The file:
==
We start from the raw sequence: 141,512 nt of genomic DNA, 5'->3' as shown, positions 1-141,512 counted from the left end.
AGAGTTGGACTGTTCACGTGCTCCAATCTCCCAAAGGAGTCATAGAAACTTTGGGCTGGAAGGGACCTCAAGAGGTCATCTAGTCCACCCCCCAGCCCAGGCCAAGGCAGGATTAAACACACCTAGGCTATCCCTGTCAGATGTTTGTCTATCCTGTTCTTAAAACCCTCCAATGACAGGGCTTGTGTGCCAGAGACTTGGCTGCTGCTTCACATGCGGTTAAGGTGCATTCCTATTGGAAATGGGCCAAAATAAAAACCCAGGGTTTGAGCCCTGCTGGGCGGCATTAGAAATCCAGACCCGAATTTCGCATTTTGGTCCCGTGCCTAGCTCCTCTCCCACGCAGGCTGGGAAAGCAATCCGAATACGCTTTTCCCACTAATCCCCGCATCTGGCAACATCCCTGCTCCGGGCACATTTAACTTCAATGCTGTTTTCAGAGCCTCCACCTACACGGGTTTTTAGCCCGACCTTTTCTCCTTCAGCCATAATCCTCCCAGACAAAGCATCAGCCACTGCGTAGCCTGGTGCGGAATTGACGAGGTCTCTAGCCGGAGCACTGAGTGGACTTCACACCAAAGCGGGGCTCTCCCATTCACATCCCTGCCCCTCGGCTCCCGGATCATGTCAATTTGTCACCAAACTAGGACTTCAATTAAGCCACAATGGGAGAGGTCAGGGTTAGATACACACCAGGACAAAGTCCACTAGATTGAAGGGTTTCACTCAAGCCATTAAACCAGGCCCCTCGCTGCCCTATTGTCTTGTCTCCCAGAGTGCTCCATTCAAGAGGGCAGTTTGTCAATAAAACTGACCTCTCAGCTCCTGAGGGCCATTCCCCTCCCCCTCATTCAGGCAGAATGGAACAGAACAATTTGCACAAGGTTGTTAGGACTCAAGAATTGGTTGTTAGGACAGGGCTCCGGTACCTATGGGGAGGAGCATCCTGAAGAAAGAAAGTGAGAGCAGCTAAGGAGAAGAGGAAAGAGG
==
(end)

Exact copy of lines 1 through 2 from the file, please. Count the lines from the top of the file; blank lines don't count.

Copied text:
We start from the raw sequence: 141,512 nt of genomic DNA, 5'->3' as shown, positions 1-141,512 counted from the left end.
AGAGTTGGACTGTTCACGTGCTCCAATCTCCCAAAGGAGTCATAGAAACTTTGGGCTGGAAGGGACCTCAAGAGGTCATCTAGTCCACCCCCCAGCCCAGGCCAAGGCAGGATTAAACACACCTAGGCTATCCCTGTCAGATGTTTGTCTATCCTGTTCTTAAAACCCTCCAATGACAGGGCTTGTGTGCCAGAGACTTGGCTGCTGCTTCACATGCGGTTAAGGTGCATTCCTATTGGAAATGGGCCAAAATAAAAACCCAGGGTTTGAGCCCTGCTGGGCGGCATTAGAAATCCAGACCCGAATTTCGCATTTTGGTCCCGTGCCTAGCTCCTCTCCCACGCAGGCTGGGAAAGCAATCCGAATACGCTTTTCCCACTAATCCCCGCATCTGGCAACATCCCTGCTCCGGGCACATTTAACTTCAATGCTGTTTTCAGAGCCTCCACCTACACGGGTTTTTAGCCCGACCTTTTCTCCTTCAGCCATAATCCTCCCAGACAAAGCATCAGCCACTGCGTAGCCTGGTGCGGAATTGACGAGGTCTCTAGCCGGAGCACTGAGTGGACTTCACACCAAAGCGGGGCTCTCCCATTCACATCCCTGCCCCTCGGCTCCCGGATCATGTCAATTTGTCACCAAACTAGGACTTCAATTAAGCCACAATGGGAGAGGTCAGGGTTAGATACACACCAGGACAAAGTCCACTAGATTGAAGGGTTTCACTCAAGCCATTAAACCAGGCCCCTCGCTGCCCTATTGTCTTGTCTCCCAGAGTGCTCCATTCAAGAGGGCAGTTTGTCAATAAAACTGACCTCTCAGCTCCTGAGGGCCATTCCCCTCCCCCTCATTCAGGCAGAATGGAACAGAACAATTTGCACAAGGTTGTTAGGACTCAAGAATTGGTTGTTAGGACAGGGCTCCGGTACCTATGGGGAGGAGCATCCTGAAGAAAGAAAGTGAGAGCAGCTAAGGAGAAGAGGAAAGAGG